Resetting Passwords Properly

Blog / Resetting Passwords Properly

Resetting passwords can be dangerous when done wrong.

Staying modern and on top of trends is important in any profession, but particularly cybersecurity. Situations can develop quickly, as quickly as computers can process things sometimes, so it’s important to be as prepared as possible by actively seeking out reports on attacks, exploit campaigns, and any other cybersecurity related articles of interest, not just to track problems but also to learn from the mistakes that others have made to improve our own processes and policies, such as resetting passwords.

And this story from a High School in Illinois can be educational.

To summarize the article; the staff and Oak Park and River Forest High School were performing a cybersecurity audit and accidentally reset all of their students’ passwords in the process. To help students regain access to their accounts, they then changed everyone’s password to “Ch@ngeme!”, and sent out a mass email admitting their mistake, providing the new password, and urging students to login and change their password.

On the surface this might seem like a reasonable response, and while we commend the school administration’s commitment to transparency and quickly informing everyone what happened, they also committed several fairly severe cybersecurity mistakes.

1. Resetting passwords for the entire student body.

This of course is the issue that started the whole thing. It’s not clear exactly what happened, but we do know it was caused by a cybersecurity audit. It’s possible they ran a script to evaluate the state of the students passwords, and an error in the script’s syntax resulted in the initial unintentional reset.

2. Changing all the student passwords to the same thing.

To be fair, “Ch@angeme1” isn’t actually that bad for temporary password; it’s decently long, has upper case, lower case, and special characters, numbers, and is even fairly easy to remember for the user. The problem is of course that shared passwords are wildly unsecure, and widely-shared ones exponentially worse. You’ve essentially allowed anyone with the password to access anyone else’s account.

3. They told everyone what happened.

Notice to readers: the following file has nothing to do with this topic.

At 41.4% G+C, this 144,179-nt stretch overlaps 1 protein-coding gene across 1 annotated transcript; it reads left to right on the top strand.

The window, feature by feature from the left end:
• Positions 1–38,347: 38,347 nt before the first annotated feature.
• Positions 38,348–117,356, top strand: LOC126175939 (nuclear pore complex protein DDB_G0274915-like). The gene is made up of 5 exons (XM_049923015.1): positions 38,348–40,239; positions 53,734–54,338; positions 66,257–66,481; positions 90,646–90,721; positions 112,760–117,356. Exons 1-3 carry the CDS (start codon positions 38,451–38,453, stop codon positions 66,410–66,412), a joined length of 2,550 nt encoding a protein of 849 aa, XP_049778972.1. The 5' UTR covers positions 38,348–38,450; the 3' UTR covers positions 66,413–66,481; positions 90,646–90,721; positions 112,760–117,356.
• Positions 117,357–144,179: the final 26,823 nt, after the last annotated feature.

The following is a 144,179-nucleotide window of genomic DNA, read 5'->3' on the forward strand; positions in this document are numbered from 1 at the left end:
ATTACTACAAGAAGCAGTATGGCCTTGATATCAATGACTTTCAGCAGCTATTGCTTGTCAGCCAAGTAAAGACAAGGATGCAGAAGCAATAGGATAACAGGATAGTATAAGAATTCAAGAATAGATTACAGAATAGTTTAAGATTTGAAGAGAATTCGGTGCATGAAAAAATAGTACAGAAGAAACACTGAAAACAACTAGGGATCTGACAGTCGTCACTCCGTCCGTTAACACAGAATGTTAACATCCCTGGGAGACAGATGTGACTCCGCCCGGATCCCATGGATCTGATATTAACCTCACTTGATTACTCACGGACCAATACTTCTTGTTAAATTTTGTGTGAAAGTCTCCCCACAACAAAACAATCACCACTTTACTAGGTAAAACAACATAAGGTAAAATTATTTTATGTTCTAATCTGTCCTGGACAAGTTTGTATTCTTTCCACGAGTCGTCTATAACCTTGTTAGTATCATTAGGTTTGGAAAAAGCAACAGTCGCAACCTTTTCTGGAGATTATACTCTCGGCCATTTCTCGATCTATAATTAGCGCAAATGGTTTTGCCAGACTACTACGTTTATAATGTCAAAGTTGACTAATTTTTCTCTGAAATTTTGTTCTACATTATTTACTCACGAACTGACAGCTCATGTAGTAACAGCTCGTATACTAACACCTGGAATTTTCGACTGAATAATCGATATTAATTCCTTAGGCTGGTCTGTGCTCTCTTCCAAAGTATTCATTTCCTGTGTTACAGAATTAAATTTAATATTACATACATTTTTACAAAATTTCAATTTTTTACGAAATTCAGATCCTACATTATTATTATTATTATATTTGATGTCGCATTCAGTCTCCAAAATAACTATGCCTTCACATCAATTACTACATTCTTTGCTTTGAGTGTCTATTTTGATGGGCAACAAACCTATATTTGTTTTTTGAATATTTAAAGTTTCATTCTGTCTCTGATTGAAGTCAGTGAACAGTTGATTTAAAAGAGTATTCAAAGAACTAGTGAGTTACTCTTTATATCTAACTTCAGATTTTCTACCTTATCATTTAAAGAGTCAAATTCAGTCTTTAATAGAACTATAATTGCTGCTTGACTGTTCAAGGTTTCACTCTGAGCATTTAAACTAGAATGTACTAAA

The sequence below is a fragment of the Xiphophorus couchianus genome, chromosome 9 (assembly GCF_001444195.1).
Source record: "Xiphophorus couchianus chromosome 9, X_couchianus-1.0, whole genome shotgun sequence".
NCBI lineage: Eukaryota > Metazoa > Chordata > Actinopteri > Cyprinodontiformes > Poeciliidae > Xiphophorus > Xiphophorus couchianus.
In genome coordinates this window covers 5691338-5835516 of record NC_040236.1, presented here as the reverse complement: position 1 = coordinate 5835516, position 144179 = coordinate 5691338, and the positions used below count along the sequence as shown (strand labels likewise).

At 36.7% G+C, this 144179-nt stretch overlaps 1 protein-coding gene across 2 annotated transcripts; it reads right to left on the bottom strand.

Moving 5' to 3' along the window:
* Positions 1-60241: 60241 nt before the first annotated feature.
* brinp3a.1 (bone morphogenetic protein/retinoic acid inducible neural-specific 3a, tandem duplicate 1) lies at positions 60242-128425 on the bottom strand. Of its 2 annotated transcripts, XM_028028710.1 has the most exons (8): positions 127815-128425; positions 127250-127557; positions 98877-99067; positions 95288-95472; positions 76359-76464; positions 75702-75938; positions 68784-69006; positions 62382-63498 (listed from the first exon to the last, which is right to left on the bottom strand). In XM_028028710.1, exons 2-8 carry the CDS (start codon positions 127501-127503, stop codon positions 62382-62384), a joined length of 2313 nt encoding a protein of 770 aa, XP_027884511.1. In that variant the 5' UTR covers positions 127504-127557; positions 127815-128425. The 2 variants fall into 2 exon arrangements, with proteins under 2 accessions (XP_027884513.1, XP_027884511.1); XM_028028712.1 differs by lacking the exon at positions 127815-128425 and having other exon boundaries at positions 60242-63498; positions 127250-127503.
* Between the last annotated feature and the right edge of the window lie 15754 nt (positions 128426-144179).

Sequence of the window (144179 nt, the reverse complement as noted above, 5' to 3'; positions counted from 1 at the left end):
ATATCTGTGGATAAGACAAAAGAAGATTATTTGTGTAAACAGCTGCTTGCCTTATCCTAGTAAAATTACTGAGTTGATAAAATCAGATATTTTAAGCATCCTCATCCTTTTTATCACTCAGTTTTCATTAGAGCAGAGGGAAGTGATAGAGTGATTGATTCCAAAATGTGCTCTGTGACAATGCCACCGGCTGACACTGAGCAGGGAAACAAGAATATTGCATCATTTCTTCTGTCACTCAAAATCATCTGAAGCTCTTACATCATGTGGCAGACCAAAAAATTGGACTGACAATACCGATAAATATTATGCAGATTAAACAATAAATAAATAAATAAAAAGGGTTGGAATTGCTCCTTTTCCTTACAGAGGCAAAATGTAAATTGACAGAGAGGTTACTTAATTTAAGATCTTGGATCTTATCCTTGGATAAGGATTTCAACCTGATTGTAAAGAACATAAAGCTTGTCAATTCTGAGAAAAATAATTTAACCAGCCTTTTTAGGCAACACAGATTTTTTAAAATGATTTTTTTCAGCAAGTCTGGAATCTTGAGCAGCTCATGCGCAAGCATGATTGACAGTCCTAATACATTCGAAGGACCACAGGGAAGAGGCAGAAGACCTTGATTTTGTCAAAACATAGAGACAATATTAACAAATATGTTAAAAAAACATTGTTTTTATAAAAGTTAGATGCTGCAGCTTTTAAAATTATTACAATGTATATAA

To be clear, normally this isn’t a mistake; restoring trust is paramount after a cybersecurity incident, regardless whether it involves phishing, resetting passwords, ransomware, or whatever the hackers cook up next. And the best way to restore that trust is to explain what happened, how you fixed it, and how you’ll prevent it from happening again. But hopefully it’s well understood by most why you don’t want to change everyone’s password to the same thing to begin with, and then worse, broadcast that password. We appreciate the zeal, but in this case a little more careful consideration could have been used..

To their credit, the subsequent mistake was also noticed quickly and corrected, and the fact that they came clean about the situation is to be applauded. Realistically those staff had probably never reset multiple user passwords simultaneously, possibly reusing the process for resetting a single user password. It’s the sort of mistake anyone could make, especially under pressure. Nevertheless, it remains a cautionary tale for why we should call take a second to breath and not act with undue haste, even during a serious event.

If you’d like to discuss password best practices, particularly for resetting passwords, or to develop incident response plans for situations like these, please contact a TRINUS cybersecurity professional for yourself and we’d be delighted to help out.

This week’s quote comes from the Shakespeare play Henry V; “Advantage is a better soldier than rashness.”


Be kind, courtesy your friendly neighbourhood cyber-man.

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